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Media Firms Struggle with Artificial Intelligence (AI) Inside and Outside Newsrooms

Media firms have been attempting to handle the quick rise of artificial intelligence. On the one hand, most have prohibited its internal utilization. On the other hand, others have opted to use it.

Most major media firms have taken a position against permitting AI, for instance, ChatGPT by OpenAI, into newsrooms. Additionally, they have denied permission for the technology to scrutinize their web information. 

Mainstream Media Firms Resist Web Crawler

Numerous reports claim that several mainstream media firms, for instance, the New York Times, Reuters, and CNN, have sought to avert GPTBot, OpenAI’s web crawler, from accessing their information. It was introduced on August 8 to enhance future ChatGPT frameworks by indexing website information. 

A report by CNN revealed that other media and news firms, for example, The Washington Post, Disney, ESPN, The Atlantic, Insider, Bloomberg, and Axios, have done the same thing. Further, giant houses like Vox Media and Conde Nast have also implemented measures against artificial intelligence.

Artificial Intelligence Intensifies Urgency to Resolve Content Utilization

Danielle Coffey, News Media Alliance’s chief executive officer and president, divulged to a CNN reporter that artificial intelligence would lead to an intensified sense of urgency regarding addressing content utilization and misutilization. 

So far, the technology’s developers have encountered lawsuits concerning copyright violations from materials utilized in model training. On July 12, Google got a lawsuit linked to its then-new artificial intelligence data-scraping privacy rule. Before that, Meta and OpenAI were sued by Sarah Silverman, an author, for failing to acquire permission prior to using her copyrighted work to train their systems.

In April, News Corp Australia’s chief executive officer was in the lead when he claimed that ChatGPT and associated artificial intelligence systems should pay for all consumed news. 

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To Prohibit or Not to Prohibit

Media firms are not the only ones that have taken steps to prohibit the utilization of artificial intelligence chatbots in the workplace or prohibit the system from accessing content. In May, Apple and Samsung barred the internal utilization of AI chatbots, for instance, ChatGPT, owing to concerns regarding the models’ outsourcing of sensitive internal information.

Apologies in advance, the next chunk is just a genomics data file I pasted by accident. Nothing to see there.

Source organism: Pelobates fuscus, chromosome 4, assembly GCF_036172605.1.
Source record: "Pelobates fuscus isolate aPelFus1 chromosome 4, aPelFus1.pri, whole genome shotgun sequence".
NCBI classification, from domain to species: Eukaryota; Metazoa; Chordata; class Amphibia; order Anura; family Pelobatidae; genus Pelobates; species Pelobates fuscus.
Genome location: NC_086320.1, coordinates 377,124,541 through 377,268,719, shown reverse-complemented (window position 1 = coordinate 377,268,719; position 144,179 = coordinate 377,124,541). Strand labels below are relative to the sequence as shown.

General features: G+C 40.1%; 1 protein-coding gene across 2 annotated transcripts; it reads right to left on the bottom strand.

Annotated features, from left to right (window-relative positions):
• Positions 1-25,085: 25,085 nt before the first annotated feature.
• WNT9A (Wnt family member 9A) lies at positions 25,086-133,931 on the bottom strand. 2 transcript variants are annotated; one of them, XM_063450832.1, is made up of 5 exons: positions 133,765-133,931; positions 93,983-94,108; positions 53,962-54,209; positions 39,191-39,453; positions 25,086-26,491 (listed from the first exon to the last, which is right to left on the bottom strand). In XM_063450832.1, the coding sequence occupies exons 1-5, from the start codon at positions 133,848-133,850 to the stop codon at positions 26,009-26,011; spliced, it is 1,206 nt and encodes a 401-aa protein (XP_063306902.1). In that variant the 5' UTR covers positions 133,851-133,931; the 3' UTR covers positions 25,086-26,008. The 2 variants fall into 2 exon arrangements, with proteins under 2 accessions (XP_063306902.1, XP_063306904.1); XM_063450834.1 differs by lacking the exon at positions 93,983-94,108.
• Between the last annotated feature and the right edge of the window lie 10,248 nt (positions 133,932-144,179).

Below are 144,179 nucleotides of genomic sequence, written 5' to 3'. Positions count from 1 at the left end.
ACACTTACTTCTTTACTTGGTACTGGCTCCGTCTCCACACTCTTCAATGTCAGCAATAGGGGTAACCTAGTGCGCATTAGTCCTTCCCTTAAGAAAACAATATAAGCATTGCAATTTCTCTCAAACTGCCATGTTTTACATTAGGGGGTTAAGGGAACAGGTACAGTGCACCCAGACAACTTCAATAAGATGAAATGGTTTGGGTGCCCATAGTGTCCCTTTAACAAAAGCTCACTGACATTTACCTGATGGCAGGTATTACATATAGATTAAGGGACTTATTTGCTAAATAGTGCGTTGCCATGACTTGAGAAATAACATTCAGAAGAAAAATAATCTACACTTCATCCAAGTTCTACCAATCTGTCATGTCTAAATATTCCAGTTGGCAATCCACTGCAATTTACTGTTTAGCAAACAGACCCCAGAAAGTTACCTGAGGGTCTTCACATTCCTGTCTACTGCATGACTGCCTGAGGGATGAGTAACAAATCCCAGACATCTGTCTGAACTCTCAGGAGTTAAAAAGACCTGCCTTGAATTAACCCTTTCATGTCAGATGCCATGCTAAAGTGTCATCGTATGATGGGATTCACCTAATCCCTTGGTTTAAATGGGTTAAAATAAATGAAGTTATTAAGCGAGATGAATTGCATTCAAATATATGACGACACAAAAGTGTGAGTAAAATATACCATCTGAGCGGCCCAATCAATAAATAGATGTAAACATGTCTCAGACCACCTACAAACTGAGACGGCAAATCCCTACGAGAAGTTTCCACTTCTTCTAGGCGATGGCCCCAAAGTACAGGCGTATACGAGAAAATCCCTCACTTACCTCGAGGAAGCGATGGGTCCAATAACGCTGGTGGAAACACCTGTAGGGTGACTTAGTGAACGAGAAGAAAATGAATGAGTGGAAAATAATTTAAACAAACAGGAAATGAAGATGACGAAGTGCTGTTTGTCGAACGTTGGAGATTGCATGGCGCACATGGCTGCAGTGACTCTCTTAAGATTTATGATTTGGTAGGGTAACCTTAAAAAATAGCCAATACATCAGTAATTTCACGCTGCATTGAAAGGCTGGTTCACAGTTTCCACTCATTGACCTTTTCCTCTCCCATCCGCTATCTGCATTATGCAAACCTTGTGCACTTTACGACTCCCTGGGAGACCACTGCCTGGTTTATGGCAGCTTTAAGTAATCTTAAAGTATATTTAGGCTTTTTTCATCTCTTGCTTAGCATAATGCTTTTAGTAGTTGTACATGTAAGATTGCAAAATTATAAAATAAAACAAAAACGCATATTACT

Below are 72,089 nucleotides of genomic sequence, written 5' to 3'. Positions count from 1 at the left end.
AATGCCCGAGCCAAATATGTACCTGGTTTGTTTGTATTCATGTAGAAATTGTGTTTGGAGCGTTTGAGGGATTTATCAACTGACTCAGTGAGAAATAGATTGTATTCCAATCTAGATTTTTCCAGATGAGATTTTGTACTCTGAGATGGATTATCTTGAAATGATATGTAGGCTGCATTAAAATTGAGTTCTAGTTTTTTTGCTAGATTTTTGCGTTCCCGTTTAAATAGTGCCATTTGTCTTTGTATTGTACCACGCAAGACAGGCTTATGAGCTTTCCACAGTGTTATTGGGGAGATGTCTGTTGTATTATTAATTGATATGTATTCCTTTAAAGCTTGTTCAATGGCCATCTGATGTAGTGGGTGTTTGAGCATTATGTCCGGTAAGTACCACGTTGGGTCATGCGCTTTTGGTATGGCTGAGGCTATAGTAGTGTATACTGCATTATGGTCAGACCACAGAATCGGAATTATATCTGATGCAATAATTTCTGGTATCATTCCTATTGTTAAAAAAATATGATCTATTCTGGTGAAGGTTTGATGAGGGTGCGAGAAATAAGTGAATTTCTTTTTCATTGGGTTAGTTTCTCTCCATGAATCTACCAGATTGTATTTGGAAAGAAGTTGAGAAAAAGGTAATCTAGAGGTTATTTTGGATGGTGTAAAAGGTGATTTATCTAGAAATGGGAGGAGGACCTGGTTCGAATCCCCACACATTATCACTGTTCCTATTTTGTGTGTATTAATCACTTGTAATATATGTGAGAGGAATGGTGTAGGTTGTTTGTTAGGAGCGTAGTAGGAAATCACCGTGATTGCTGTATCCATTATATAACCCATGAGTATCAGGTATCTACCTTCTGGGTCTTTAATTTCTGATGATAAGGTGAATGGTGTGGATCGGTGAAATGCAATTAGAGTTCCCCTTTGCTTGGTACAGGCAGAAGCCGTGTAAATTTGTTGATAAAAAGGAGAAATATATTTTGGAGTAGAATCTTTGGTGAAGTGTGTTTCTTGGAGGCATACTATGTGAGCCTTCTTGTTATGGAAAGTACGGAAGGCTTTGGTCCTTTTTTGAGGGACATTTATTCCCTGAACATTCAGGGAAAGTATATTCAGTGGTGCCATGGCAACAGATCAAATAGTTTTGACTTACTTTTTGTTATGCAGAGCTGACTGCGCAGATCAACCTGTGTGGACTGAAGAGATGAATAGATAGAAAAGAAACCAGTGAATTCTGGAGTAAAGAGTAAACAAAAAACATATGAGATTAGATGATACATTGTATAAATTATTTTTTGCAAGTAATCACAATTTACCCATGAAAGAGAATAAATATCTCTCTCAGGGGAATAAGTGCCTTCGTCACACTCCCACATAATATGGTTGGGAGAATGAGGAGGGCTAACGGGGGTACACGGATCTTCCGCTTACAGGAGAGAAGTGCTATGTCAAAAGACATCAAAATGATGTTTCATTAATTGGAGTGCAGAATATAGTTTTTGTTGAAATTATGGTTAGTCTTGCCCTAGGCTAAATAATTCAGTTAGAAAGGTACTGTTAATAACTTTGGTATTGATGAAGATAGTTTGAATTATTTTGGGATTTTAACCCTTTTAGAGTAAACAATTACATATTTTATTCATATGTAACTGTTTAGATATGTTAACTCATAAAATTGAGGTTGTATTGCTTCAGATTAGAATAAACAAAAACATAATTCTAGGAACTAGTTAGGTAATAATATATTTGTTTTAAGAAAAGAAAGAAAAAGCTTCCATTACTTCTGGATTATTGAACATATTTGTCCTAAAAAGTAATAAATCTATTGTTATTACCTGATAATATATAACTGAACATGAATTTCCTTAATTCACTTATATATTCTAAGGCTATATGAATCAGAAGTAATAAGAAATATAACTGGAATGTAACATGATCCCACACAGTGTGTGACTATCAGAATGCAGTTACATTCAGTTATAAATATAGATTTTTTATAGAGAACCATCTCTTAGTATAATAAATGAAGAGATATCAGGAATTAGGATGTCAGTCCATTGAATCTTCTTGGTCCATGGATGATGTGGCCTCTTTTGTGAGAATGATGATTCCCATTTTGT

Before that, numerous financial service organizations, for instance, Citigroup, Bank of America, JPMorgan, and Goldman Sachs, also prohibited the internal utilization of generative artificial intelligence tools.

On June 26, members of the House of Representatives were prohibited from utilizing all artificial intelligence chatbots except ChatGPT since it incorporates ‘critical confidentiality attributes’ that can aid in safeguarding delicate information.

Media Accepting Artificial Intelligence-For Better or Worse

Despite most people implementing interventions to avert the technology’s invasiveness, some have been watching it and experimenting with it. Netflix, an entertainment giant, seems to be considering its incorporation in one means or another based on July job listings providing high-paying roles. Recently, BuzzFeed, a media site, closed its news department and dismissed 180 workers. In its first quarter call, it claimed it would be ‘leaning into artificial intelligence.’

An example of a wrong idea to include artificial intelligence in media happened in May. In this case, an Irish daily newspaper was compelled to apologize after mistakenly printing an article generated using the technology. It asserted it was ‘intentionally deceived’ into believing that a guest writer’s identity was human. Nevertheless, it ended up being artificial intelligence. 

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Artificial Intelligence for Enterprise

An August 28 report showed that the concern affects clients, with almost 75% expressing concerns regarding firms’ unethical utilization of artificial intelligence. This follows OpenAI’s release of a ChatGPT AI version for organizations, with four times the consumer version’s power. It asserts that the enterprise form is two times faster than the GPT-4 and has improved security and privacy standards. 

Before the enterprise-focused chatbot’s release, an AI and IBM blockchain professional claimed the model has numerous ‘significant risks’ for business utilization. Further, they primarily involve the risk of jeopardizing subtle internal information, a considerable issue for most of the previously mentioned firms that prohibited chatbots. 

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Stephen Causby

Stephen Causby is an experienced crypto journalist who writes for Tokenhell. He is passionate for coverage in crypto news, blockchain, DeFi, and NFT.

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